Friday, March 7, 2014
BOSTON – When the Boston Red Sox clinched the American League East championship, the champagne came out.
Boston Red Sox outfielder Johnny Gomes warms up before facing the Colorado Rockies in Denver on Sept. 25, 2013.
And the Army helmet?
There was Jonny Gomes amid the revelers, helmet on head, punting beer cans.
Just Jonny being goofy.
But when the Boston Red Sox signed Gomes last Dec. 1 to a two-year, $10 million contract, they planned on getting more than the class clown.
And Gomes has delivered.
His numbers may not impress, not with a .247 batting average, but Gomes, 32, is among the new players credited with helping turn this Boston team around.
"There's a lot more value than what the numbers speak," Red Sox Manager John Farrell said. "Inside the clubhouse he has as much impact as anyone on our team as far as being a team leader.
"I don't want to make that sound hokey because it has a lot of value. He is a major contributor to the character of this team, the personality of this team, and not just because he wears a helmet during a celebration."
A leader does more than give rah-rah speeches (come to think of it, I don't recall any players going rah-rah on their teammates). He simply leads.
Hours before a recent game, when first-base coach Arnie Beyeler was about to put a group of young players through outfield drills, Gomes stopped Beyeler.
Gomes noticed there were no veterans in the group to help mentor the less experienced players. He grabbed a glove and joined in.
"These guys are great," Beyeler said of Gomes and other veterans who have seemingly willed this team back to being a winner.
Gomes, like others, is a quasi-coach at Fenway.
"It's not a role you're given, it's a role you earn," Gomes said. "I'm not any different player today than I was a couple of years ago. But I have some more knowledge.
"I didn't just play here (in Boston). I've played for five teams, made the playoffs in both leagues. Played for some Hall of Fame managers."
Gomes played for Joe Maddon at Tampa Bay, Dusty Baker in Cincinnati, Davey Johnson in Washington and Bob Melvin in Oakland.
Gomes apparently is a good student.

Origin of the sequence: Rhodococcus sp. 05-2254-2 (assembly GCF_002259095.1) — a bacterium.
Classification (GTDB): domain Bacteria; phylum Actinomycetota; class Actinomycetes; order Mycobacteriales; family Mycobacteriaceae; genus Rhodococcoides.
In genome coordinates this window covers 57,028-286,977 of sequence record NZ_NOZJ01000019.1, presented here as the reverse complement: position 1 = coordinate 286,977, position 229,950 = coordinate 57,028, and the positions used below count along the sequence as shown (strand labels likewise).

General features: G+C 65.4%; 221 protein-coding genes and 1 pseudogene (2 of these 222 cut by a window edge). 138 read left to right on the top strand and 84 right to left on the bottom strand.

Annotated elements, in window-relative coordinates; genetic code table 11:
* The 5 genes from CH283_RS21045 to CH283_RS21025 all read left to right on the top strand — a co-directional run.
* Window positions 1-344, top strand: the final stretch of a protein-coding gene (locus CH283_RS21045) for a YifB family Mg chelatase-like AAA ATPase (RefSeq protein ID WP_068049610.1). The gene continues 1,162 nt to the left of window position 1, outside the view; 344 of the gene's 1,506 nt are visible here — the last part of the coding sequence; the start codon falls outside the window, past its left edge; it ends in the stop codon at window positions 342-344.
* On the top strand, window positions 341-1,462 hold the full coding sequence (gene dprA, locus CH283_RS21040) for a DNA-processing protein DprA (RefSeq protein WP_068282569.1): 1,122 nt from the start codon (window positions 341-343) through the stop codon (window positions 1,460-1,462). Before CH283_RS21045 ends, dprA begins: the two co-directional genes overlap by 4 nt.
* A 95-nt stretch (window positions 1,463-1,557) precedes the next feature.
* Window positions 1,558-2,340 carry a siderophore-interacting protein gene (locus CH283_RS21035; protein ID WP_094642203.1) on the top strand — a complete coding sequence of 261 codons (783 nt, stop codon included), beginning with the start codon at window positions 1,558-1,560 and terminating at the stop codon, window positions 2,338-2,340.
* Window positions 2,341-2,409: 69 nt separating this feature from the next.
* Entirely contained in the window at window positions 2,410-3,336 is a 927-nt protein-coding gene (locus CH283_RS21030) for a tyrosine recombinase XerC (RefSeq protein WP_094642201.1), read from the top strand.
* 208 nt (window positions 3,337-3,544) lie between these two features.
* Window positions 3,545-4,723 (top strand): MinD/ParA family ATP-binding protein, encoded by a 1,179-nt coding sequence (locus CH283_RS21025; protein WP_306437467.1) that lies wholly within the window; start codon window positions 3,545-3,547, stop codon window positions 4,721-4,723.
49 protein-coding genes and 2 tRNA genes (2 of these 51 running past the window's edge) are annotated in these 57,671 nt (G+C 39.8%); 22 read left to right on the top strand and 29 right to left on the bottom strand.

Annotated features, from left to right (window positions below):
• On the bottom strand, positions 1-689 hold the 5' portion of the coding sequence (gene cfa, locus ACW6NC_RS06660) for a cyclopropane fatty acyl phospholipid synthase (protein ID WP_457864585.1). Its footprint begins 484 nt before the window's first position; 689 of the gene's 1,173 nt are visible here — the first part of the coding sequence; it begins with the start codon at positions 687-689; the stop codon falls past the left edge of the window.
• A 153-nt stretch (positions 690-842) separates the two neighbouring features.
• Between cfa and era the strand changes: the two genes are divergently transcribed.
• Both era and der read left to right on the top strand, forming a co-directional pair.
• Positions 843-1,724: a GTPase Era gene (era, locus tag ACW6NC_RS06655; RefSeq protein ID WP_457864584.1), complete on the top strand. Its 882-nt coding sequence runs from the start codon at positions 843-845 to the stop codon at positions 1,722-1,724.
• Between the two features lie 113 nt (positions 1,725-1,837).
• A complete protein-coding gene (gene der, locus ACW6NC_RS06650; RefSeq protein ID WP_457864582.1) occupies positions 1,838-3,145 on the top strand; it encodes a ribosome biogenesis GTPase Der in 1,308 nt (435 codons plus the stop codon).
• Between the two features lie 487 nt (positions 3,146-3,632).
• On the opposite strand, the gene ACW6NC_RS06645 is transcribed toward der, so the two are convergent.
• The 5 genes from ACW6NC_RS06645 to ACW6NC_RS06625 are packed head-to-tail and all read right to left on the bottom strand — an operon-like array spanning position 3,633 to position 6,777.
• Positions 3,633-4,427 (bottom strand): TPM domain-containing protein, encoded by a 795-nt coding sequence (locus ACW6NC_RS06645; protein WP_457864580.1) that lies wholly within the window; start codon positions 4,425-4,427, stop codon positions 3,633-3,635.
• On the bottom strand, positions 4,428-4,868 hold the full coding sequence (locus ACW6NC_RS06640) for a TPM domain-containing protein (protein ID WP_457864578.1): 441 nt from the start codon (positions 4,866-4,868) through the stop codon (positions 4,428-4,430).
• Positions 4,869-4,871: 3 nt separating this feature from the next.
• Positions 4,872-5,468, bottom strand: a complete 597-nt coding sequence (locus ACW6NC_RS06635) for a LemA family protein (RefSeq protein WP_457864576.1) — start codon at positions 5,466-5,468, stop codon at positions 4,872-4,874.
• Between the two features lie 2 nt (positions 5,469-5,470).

"He's a smart player," Farrell said. "He's one of the main guys in the baseball conversation, whether it's in the clubhouse or during the game.
"In his own way I'm sure he's managing the game in his head."
Farrell sees that especially when Gomes is not starting.
"Up to the innings where he thinks he will be used, he's preparing, he's taking his swings in the cage. He's right in lock-step and is prepared."
As a pinch hitter Gomes is clutch, hitting .286 with four home runs. But there's more to his game.
"He's a darned good player. There's a power threat (13 home runs) every time he steps in the box," Farrell said. "He's been a much better fielder than I anticipated. He's played the ball here in Fenway Park exceptional."
Maybe Gomes handles the pressure of baseball so well because compared to what he's faced in real life, baseball is indeed just a game.
He grew up Petaluma, Calif., 40 miles north of San Francisco, with a single mother and older brother. The Gomes' were poor. They learned to get by, overcoming evictions or food shortages.
Then there were the brushes with death.
Joyriding with friends when he was 16, Gomes and his friend Adam Westcott sat in the backseat. Both wanted to sit behind the passenger seat. Westcott won a coin flip and got the seat. The car crashed and Westcott was killed.
Later, at 22, Gomes was taken to a hospital, feeling light-headed. There he suffered a heart attack.
Doctors told him if he had gone to bed instead of the hospital, he would not have awakened.
"Just a couple of them," Gomes quipped about his experiences with death. But he also turned serious.
"It changed my whole life. 100 percent. Everything. Don't take anything for granted."
So when Gomes does anything, like baseball for instance, he goes all out.
He is a man of many tattoos, one memorializing Westcott and another commemorating his survival from the heart attack.
Gomes pushed up a sleeve on his right arm to reveal the names Zoe, Colt and Capri -- his three children with his wife, Kristi.
How does the 100 percent ballplayer view fatherhood?
"I'm a great dad," Gomes said. "I'd do anything for those kids."
He said it and you believe him.
Jonny Gomes, a goofy guy, is also a committed man. He takes care of those he's around, including a group of teammates at Fenway Park.
"I think he gives a lot of confidence to players around him," Farrell said.
Kevin Thomas can be reached at 791-6411 or: